Joseph's Example of Fatherly Obedience
Father's Day was a couple of weeks ago. For most families, it is a day of grilling, going to the pool, and giving gifts. It is a day of celebration for the sacrifices a father has made to protect and provide for his family.
For others, it is a difficult day because it is a reminder of an absent father or a deceased father. Men who long to become fathers themselves might also feel a sense of pain on this day.
Relationships with earthly fathers are sometimes tricky.
My own father's sacrificial love, generous heart, and overwhelming support continually point me back to the even greater love of God. However, I know not everyone is as lucky.
Even though human fathers mess up, make mistakes, or fail to meet our expectations, our Heavenly Father never falters.
God also gives us a small glimpse of His love through some of the earthly fathers in the Bible.
Let’s face it. Joseph doesn’t get a lot of credit. He’s the earthly father of Jesus, but most people put him in their nativity scene at Christmas and leave him there. To be honest, I mostly thought of Joseph as an add-on scene extra, where the true stars of the show were pregnant Mary making the journey to Bethlehem and baby Jesus, born in a manager as the humble King.
It wasn’t until I re-read Matthew 1 and 2 that I started giving Joseph more credit. Before we get there, I need to give a little background on engagement protocol in Jewish culture at the time Mary became pregnant.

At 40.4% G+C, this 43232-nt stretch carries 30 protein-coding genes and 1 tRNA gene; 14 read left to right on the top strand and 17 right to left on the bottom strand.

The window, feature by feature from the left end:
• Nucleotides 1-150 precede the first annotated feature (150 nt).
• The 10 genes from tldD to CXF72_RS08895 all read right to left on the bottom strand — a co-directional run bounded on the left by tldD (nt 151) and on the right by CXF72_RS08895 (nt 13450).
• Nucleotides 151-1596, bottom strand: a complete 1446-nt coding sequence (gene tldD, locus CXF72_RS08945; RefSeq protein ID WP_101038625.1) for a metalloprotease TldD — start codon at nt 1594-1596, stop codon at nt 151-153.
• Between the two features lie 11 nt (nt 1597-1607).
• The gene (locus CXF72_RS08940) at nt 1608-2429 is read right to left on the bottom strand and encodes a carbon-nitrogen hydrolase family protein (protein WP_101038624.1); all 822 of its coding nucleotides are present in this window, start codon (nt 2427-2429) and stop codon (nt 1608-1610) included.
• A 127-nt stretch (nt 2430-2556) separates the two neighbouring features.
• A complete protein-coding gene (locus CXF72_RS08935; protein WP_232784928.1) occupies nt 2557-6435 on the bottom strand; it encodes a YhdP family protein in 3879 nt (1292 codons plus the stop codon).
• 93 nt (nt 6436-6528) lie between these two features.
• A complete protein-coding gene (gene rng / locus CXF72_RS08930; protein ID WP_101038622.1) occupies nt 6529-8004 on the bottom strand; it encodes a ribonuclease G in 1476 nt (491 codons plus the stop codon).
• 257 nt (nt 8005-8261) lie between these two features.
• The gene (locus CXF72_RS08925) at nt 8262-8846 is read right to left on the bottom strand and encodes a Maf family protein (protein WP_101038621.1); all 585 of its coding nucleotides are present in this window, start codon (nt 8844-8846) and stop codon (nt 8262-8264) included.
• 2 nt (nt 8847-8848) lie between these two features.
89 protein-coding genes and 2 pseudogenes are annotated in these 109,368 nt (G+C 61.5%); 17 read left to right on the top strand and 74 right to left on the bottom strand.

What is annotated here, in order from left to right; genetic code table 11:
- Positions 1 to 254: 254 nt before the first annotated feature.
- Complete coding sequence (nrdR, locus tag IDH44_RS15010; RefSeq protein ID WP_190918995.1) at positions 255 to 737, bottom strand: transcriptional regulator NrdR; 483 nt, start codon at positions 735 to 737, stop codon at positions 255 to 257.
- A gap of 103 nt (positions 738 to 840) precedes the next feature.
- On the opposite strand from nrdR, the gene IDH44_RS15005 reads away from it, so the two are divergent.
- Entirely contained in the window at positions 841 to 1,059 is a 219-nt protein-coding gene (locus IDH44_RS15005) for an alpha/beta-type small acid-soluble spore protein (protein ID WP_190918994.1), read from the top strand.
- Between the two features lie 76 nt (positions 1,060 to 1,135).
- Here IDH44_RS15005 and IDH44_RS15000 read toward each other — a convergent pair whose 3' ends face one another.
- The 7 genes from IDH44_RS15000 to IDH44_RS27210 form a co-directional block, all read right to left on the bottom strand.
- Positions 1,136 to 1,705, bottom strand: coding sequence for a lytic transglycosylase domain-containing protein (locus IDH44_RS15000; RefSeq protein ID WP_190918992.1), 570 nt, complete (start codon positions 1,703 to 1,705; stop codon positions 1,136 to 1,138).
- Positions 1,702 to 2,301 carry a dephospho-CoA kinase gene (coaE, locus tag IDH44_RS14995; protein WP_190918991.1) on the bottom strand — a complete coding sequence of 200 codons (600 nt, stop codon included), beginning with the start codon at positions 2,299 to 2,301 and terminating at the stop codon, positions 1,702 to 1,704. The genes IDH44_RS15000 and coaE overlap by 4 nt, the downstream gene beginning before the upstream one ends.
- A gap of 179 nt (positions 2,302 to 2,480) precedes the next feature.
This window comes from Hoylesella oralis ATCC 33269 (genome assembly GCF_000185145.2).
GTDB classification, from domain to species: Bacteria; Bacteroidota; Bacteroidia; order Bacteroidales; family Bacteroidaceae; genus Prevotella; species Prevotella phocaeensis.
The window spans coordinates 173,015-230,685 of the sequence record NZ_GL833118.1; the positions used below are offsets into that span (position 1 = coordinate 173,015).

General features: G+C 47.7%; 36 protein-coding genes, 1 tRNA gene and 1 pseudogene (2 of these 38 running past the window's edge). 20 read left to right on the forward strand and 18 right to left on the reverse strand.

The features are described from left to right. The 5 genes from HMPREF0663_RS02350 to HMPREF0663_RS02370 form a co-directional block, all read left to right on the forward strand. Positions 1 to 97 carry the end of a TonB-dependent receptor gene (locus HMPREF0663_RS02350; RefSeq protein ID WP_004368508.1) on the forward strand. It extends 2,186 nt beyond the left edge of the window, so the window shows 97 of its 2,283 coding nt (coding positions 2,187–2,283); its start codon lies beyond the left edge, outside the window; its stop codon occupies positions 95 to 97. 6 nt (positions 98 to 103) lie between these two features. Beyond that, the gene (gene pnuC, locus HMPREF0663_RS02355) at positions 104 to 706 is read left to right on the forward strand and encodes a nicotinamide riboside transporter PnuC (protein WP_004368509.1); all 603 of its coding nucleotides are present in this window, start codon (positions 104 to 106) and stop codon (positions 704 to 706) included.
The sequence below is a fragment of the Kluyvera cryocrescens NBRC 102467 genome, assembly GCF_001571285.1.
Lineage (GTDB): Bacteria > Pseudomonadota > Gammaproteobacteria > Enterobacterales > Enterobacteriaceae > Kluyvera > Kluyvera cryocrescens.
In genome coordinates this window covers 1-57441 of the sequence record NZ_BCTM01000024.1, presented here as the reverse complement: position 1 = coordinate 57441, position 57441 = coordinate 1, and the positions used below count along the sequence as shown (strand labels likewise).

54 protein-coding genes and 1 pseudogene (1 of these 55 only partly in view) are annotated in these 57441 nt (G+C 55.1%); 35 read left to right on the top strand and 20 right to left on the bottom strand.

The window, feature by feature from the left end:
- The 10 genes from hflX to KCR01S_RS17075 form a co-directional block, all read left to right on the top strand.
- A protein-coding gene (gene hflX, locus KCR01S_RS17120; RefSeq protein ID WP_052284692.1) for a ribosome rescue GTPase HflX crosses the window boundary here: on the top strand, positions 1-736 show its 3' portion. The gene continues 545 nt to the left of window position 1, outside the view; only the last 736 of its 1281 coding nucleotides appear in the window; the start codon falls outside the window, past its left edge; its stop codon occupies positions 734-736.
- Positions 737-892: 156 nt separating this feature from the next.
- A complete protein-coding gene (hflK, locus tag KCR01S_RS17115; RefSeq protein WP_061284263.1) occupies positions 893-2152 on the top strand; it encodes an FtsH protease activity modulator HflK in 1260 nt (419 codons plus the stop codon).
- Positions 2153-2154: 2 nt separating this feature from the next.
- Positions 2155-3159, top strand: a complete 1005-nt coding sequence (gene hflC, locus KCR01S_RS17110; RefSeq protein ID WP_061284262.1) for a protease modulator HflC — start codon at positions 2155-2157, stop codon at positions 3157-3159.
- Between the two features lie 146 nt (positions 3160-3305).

For the most part, an engagement was arranged by the parents when the future bride and groom were very young. Therefore, children were engaged. What we would consider an engagement season today was actually a betrothal period of about one year back then, and it was legally binding. Meaning, this one-year betrothal period between teenagers could only be broken by divorce (even though the couple wasn’t officially married yet).
So, when the Bible explains that “Mary had been betrothed to Joseph,” it means they were already in the legally binding stage of their relationship when “she was found to be with child from the Holy Spirit” (Matt. 1:18b).
Let’s pause there.
Most of the time, I think about the way Jesus was conceived and immediately start sympathizing with Mary. This birth seems scary and shameful. She was only fourteen. She was supposed to marry another man, and she was supposed to be a virgin. How would she explain it to Joseph? How would she explain it to her parents? Her community? Her future in-laws?
And yes, Mary did have incredible courage and faith. God chose her to become Jesus’ mother for a reason. But let’s not forget about Joseph here, because usually, this is about the time he starts to fall out of the narrative.
Joseph was betrothed! He was legally bound to Mary. He was ready for marriage. He was excited and eager.
He is described as a “just man and unwilling to put her [Mary] to shame” (Matt. 1:19).
Once he found out Mary was pregnant, he wasn’t indignant. He wasn’t going to publicly humiliate her or ruin her reputation. He had resolved to divorce her quietly. Remember, breaking off a betrothal meant they had to get divorced.
This is when Joseph truly captures my attention. This is when his character and his faith take center stage. An angel came in a dream and explained the situation. Joseph could have questioned it. He could have divorced Mary. He could have walked away from the situation.
Instead, he responds with immediate obedience.